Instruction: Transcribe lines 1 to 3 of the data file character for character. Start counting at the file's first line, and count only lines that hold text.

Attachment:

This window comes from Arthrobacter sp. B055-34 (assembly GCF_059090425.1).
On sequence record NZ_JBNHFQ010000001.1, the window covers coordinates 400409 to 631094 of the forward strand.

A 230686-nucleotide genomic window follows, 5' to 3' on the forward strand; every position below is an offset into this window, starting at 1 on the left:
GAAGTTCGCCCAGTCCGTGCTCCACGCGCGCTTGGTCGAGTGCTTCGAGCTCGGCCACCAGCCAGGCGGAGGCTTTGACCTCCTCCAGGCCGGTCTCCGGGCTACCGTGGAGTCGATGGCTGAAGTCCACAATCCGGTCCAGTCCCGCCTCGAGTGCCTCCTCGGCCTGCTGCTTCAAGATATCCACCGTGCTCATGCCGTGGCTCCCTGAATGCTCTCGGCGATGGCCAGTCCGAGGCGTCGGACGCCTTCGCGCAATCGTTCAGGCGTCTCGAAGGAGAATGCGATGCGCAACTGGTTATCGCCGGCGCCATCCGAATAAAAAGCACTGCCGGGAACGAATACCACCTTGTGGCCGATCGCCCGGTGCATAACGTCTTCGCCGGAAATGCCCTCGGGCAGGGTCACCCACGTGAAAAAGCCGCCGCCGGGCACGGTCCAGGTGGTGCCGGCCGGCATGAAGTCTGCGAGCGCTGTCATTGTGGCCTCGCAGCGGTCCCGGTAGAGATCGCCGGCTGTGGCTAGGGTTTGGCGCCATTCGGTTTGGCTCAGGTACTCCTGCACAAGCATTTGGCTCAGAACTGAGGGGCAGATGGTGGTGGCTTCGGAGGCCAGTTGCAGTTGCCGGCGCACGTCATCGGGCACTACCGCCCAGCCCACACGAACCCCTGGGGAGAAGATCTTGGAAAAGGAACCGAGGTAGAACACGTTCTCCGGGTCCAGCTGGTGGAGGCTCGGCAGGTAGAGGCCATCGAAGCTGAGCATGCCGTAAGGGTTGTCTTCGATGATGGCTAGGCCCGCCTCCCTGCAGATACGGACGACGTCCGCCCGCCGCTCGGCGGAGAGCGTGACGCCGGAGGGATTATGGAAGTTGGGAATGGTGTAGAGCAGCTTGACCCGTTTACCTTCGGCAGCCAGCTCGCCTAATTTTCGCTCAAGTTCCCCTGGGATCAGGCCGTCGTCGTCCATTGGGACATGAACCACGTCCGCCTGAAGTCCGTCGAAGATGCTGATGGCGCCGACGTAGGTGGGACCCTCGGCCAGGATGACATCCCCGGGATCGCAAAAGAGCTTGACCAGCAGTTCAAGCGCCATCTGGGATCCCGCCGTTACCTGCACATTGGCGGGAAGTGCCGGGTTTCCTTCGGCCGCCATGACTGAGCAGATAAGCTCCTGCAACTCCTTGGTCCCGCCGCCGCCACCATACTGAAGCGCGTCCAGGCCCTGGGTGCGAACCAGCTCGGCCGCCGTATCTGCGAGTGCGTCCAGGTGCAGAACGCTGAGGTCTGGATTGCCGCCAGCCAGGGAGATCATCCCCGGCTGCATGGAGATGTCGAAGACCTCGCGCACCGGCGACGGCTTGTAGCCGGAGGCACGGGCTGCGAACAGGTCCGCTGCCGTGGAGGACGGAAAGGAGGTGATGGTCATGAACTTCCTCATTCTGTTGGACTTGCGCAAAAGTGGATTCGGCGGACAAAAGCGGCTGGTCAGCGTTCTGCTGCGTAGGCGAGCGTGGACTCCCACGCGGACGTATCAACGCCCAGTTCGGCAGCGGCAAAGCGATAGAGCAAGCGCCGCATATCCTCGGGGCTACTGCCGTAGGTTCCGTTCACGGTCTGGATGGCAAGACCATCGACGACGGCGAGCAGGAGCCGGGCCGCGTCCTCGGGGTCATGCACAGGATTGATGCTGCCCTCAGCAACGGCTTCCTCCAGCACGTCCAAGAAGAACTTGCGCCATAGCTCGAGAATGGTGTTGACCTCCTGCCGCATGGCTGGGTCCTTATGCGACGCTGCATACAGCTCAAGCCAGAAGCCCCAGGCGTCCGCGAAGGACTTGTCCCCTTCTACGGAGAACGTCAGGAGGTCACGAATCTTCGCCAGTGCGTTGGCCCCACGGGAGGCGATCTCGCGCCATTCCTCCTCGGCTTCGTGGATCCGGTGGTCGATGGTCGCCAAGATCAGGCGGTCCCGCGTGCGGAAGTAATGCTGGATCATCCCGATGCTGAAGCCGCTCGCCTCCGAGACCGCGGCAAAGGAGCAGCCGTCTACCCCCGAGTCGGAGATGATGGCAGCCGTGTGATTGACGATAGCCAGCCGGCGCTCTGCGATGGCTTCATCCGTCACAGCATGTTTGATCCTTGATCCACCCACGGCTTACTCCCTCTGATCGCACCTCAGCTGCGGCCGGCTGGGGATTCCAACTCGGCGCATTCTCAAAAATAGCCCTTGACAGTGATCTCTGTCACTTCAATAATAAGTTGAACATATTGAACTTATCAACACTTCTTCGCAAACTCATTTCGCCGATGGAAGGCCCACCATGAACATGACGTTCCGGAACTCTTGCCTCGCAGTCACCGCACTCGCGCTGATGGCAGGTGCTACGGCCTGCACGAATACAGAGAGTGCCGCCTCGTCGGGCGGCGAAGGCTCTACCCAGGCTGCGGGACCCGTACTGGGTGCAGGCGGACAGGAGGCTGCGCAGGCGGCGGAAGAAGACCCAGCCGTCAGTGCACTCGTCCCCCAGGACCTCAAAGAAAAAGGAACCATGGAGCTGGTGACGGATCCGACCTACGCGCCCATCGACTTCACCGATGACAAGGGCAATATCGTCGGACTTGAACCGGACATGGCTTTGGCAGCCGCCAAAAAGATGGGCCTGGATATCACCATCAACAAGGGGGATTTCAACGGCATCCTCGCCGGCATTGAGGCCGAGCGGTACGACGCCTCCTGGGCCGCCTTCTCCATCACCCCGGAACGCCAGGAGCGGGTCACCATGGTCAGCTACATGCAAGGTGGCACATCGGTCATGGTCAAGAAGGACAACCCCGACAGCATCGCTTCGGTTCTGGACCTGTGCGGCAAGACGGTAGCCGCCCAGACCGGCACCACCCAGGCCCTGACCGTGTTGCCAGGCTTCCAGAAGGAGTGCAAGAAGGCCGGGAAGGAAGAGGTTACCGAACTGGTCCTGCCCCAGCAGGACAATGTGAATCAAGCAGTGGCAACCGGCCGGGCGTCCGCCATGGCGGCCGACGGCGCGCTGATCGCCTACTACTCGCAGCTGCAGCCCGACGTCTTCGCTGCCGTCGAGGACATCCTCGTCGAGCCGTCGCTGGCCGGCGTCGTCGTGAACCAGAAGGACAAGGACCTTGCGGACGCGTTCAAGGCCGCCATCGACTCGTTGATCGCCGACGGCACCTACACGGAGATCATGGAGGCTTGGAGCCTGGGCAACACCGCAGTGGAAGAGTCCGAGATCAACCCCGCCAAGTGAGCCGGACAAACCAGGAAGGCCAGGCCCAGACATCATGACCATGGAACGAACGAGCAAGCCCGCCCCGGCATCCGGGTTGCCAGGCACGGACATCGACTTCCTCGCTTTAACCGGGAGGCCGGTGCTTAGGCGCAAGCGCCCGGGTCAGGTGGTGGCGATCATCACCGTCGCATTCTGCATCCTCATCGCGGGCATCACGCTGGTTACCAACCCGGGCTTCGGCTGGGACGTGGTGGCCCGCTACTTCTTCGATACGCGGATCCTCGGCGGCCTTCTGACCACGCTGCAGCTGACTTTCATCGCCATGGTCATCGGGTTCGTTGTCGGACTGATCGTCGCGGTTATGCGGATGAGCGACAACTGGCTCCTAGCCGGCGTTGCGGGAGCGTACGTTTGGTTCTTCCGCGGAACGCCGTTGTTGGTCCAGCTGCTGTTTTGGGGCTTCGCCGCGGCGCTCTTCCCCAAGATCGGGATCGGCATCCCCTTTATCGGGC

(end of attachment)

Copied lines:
This window comes from Arthrobacter sp. B055-34 (assembly GCF_059090425.1).
On sequence record NZ_JBNHFQ010000001.1, the window covers coordinates 400409 to 631094 of the forward strand.

A 230686-nucleotide genomic window follows, 5' to 3' on the forward strand; every position below is an offset into this window, starting at 1 on the left: